- The Washington Times - Friday, July 12, 2002

Taiwan set to adopt romanization rules

TAIPEI, Taiwan Taiwan's education department yesterday adopted a local romanization system used to render Chinese words in the West European alphabet, replacing the Hanyu Pinyin system used in China.

Critics charged that the ruling Democratic Progressive Party would use the indigenous Tongyong Pinyin system to further distance Taiwan from the mainland.

But proponents of Tongyong Pinyin, which is about 85 percent similar to Hanyu Pinyin, said it was suitable for teaching dialects, such as Hakka, and that the decision was not political.

Pro-rebel bias ascribed to Geneva mediators

JAKARTA, Indonesia The government said the role of a Geneva-based humanitarian center in mediating peace talks with rebels in Aceh would be reviewed because of suggestions it was not impartial, the official Antara news agency reported yesterday.

Antara quoted Chief Security Minister Susilo Bambang Yudhoyono, on a weeklong trip to the rebellious province, who said there were suggestions the Henry Dunant Center for Humanitarian Dialogue was taking the separatists' side.

Mr. Yudhoyono flew to Aceh on the northern tip of Sumatra on Tuesday. The result of his trip will be used to set the government's new policies on Aceh province.

Singapore seizes elephant-tusk cargo

SINGAPORE The government said yesterday it seized 532 elephant tusks and more than 40,000 pieces of ivory from a shipping container en route from Africa to Japan.

Acting on a tip, the Agri-Food and Veterinary Authority found about six tons of raw tusks and cut ivory pieces, to be used for making personal seals (hanko) in a container on June 28.

Singapore is a signatory to international conventions banning trade in endangered species and prohibits the import and export of wildlife parts without permits. Traffickers face fines of up to U.S. $2,860 andyearlong jail sentences.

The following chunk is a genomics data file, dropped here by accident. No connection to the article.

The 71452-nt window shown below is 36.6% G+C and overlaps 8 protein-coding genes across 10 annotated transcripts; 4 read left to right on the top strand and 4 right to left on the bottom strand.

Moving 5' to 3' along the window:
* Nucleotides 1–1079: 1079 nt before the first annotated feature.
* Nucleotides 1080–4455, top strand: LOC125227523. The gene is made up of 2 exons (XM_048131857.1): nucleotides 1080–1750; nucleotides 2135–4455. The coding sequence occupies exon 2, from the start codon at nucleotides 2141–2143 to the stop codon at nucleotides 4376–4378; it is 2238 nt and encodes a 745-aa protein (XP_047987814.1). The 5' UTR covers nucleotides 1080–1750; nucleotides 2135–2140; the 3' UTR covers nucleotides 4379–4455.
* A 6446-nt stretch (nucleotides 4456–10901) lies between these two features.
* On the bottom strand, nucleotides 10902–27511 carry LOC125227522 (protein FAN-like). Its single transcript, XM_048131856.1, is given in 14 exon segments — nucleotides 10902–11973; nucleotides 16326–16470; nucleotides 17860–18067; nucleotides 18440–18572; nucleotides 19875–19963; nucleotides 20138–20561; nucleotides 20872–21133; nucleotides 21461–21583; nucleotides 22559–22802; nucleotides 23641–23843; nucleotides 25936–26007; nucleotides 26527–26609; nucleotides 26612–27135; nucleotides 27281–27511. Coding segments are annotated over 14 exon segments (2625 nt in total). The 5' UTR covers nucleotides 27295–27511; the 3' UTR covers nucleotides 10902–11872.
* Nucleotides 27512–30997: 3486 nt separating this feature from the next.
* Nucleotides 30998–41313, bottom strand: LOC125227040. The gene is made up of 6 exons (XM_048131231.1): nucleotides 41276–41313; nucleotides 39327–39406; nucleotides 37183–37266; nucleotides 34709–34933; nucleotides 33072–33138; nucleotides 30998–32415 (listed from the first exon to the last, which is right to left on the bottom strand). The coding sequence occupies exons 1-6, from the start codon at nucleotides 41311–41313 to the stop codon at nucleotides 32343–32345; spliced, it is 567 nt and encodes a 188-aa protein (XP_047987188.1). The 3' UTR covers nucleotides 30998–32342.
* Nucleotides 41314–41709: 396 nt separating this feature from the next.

China to help restock Kabul's ravaged zoo

BEIJING China has promised to restock Kabul's war-ravaged zoo with animals including bears, peacocks, a wolf and two white pigs, an Afghan Embassy official said yesterday.

Beijing's latest goodwill gesture to Afghanistan comes as officials await paperwork to transfer two lions donated by China in March to replace Marjan a one-eyed, toothless big cat that in January.

"The two lions haven't left yet because the provision of transportation documents is not easy, especially for lions," said Afghan Charge d'Affaires Abdul Basir Hotak.

Weekly notes

The number of North Korean refugees defecting to South Korea after fleeing their famine-hit homeland has reached 573 this year, South Korea's National Intelligence Service said yesterday. Analysts expected the figure to hit 1,000 by the end of the year, up from 583 in 2001. The Philippines put police forces on high alert yesterday because of campaign violence that had claimed 28 lives. Elections on Monday are for officials in 42,000 "barangay" or districts across the Philippines. At least 13 officials, eight candidates and seven supporters have been killed in political violence since campaigning began May 31.

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